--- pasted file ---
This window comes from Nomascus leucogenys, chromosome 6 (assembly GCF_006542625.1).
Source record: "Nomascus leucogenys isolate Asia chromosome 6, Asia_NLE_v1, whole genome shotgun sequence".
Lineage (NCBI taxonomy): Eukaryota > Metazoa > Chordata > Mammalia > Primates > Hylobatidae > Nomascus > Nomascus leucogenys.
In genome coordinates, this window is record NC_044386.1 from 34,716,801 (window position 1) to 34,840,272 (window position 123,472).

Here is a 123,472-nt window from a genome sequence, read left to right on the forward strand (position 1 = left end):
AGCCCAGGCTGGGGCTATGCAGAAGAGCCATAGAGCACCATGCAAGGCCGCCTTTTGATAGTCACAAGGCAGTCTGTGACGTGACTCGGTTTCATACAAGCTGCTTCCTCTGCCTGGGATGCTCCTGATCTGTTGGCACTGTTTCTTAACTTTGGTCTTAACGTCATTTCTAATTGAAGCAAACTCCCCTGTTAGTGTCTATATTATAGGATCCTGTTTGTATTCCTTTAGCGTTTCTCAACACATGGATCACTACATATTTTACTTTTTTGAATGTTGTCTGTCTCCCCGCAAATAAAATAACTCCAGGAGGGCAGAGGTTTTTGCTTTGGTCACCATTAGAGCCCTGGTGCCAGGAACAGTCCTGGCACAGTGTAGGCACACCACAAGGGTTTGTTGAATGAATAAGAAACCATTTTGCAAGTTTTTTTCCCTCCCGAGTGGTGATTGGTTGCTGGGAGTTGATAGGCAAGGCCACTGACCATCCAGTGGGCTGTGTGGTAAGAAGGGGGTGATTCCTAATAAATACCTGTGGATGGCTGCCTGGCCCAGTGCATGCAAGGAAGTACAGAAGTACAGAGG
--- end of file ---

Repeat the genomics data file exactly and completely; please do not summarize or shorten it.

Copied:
This window comes from Nomascus leucogenys, chromosome 6 (assembly GCF_006542625.1).
Source record: "Nomascus leucogenys isolate Asia chromosome 6, Asia_NLE_v1, whole genome shotgun sequence".
Lineage (NCBI taxonomy): Eukaryota > Metazoa > Chordata > Mammalia > Primates > Hylobatidae > Nomascus > Nomascus leucogenys.
In genome coordinates, this window is record NC_044386.1 from 34,716,801 (window position 1) to 34,840,272 (window position 123,472).

Here is a 123,472-nt window from a genome sequence, read left to right on the forward strand (position 1 = left end):
AGCCCAGGCTGGGGCTATGCAGAAGAGCCATAGAGCACCATGCAAGGCCGCCTTTTGATAGTCACAAGGCAGTCTGTGACGTGACTCGGTTTCATACAAGCTGCTTCCTCTGCCTGGGATGCTCCTGATCTGTTGGCACTGTTTCTTAACTTTGGTCTTAACGTCATTTCTAATTGAAGCAAACTCCCCTGTTAGTGTCTATATTATAGGATCCTGTTTGTATTCCTTTAGCGTTTCTCAACACATGGATCACTACATATTTTACTTTTTTGAATGTTGTCTGTCTCCCCGCAAATAAAATAACTCCAGGAGGGCAGAGGTTTTTGCTTTGGTCACCATTAGAGCCCTGGTGCCAGGAACAGTCCTGGCACAGTGTAGGCACACCACAAGGGTTTGTTGAATGAATAAGAAACCATTTTGCAAGTTTTTTTCCCTCCCGAGTGGTGATTGGTTGCTGGGAGTTGATAGGCAAGGCCACTGACCATCCAGTGGGCTGTGTGGTAAGAAGGGGGTGATTCCTAATAAATACCTGTGGATGGCTGCCTGGCCCAGTGCATGCAAGGAAGTACAGAAGTACAGAGG